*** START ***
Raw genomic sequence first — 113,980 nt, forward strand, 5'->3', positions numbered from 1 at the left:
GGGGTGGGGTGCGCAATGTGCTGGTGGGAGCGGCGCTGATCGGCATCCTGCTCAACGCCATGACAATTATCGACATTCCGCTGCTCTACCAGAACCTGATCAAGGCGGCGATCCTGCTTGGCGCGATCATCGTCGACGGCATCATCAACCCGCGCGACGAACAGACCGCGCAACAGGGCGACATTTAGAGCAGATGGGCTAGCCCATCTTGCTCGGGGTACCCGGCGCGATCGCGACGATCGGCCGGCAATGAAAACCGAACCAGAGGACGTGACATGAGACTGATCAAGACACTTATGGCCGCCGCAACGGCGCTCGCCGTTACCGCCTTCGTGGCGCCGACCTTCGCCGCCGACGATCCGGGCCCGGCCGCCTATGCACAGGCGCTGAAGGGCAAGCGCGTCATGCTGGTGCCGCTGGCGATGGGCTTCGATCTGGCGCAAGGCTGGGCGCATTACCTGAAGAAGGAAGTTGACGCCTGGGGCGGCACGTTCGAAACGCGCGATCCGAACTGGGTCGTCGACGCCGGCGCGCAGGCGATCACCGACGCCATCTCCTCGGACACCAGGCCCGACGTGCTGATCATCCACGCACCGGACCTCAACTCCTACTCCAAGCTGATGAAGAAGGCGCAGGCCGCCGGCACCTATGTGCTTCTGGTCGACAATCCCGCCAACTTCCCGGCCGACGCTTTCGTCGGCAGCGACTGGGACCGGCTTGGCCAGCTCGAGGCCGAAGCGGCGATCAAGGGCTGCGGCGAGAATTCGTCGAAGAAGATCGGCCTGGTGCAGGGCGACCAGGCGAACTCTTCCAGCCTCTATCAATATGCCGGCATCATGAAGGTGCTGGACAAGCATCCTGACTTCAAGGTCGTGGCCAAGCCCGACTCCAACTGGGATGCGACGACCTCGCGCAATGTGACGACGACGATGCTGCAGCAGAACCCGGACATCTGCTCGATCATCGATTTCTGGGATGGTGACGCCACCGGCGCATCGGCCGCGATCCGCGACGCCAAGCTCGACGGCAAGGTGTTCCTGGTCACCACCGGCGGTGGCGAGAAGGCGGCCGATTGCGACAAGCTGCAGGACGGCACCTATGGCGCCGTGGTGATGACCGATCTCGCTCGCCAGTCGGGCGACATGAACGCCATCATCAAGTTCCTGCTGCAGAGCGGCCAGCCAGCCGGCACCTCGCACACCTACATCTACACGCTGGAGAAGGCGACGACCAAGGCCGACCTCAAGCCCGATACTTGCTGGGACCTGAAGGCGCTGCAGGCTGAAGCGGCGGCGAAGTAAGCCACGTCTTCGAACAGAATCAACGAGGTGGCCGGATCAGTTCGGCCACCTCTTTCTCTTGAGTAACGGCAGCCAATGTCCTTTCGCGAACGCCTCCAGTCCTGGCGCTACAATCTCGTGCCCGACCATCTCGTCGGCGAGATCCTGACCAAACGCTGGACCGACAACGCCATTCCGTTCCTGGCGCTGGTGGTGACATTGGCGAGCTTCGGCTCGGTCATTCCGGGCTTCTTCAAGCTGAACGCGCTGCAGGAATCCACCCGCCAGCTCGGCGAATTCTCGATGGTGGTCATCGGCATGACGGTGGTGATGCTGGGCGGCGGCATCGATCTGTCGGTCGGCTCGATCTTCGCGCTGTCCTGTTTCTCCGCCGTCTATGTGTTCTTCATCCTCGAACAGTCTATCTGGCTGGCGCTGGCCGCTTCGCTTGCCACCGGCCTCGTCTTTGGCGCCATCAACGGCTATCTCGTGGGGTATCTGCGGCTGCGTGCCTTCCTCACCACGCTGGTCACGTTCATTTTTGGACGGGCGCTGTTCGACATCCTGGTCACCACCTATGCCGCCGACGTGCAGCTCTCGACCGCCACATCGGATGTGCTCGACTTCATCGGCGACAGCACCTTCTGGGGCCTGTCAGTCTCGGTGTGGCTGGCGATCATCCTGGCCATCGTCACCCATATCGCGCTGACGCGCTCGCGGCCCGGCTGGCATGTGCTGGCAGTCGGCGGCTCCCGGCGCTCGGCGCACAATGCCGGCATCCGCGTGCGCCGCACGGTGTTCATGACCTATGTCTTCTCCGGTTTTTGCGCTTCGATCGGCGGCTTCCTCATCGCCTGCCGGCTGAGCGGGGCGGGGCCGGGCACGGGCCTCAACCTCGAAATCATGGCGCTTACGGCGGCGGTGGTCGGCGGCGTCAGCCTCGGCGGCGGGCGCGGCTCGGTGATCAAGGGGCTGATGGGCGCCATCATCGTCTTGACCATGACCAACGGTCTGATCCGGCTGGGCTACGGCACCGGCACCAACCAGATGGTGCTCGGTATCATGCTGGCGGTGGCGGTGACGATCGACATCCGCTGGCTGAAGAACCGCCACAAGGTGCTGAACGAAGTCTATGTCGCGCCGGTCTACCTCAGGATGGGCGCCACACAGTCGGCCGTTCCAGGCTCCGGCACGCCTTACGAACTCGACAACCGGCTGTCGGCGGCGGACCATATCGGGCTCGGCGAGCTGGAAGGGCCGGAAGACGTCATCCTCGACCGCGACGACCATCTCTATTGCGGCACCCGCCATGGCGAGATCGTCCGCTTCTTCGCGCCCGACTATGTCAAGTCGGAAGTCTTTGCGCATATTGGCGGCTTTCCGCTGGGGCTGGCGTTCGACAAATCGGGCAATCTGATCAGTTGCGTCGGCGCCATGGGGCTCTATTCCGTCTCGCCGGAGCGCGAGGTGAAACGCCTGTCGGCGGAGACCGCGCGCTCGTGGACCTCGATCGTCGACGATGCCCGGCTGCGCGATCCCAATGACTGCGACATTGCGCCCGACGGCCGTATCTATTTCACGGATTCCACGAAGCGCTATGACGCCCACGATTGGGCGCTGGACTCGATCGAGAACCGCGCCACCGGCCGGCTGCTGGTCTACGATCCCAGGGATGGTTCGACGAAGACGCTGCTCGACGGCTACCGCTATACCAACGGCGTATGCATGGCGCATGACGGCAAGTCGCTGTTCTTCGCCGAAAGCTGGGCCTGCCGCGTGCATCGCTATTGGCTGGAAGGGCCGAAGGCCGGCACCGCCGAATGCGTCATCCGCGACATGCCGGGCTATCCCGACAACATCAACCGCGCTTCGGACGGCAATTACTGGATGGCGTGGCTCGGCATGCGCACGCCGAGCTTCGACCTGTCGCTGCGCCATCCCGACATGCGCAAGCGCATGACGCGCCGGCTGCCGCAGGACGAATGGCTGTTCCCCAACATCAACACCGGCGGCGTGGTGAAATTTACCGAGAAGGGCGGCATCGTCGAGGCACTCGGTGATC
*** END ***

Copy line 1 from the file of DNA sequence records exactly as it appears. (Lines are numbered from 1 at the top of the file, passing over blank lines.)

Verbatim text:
Raw genomic sequence first — 113,980 nt, forward strand, 5'->3', positions numbered from 1 at the left: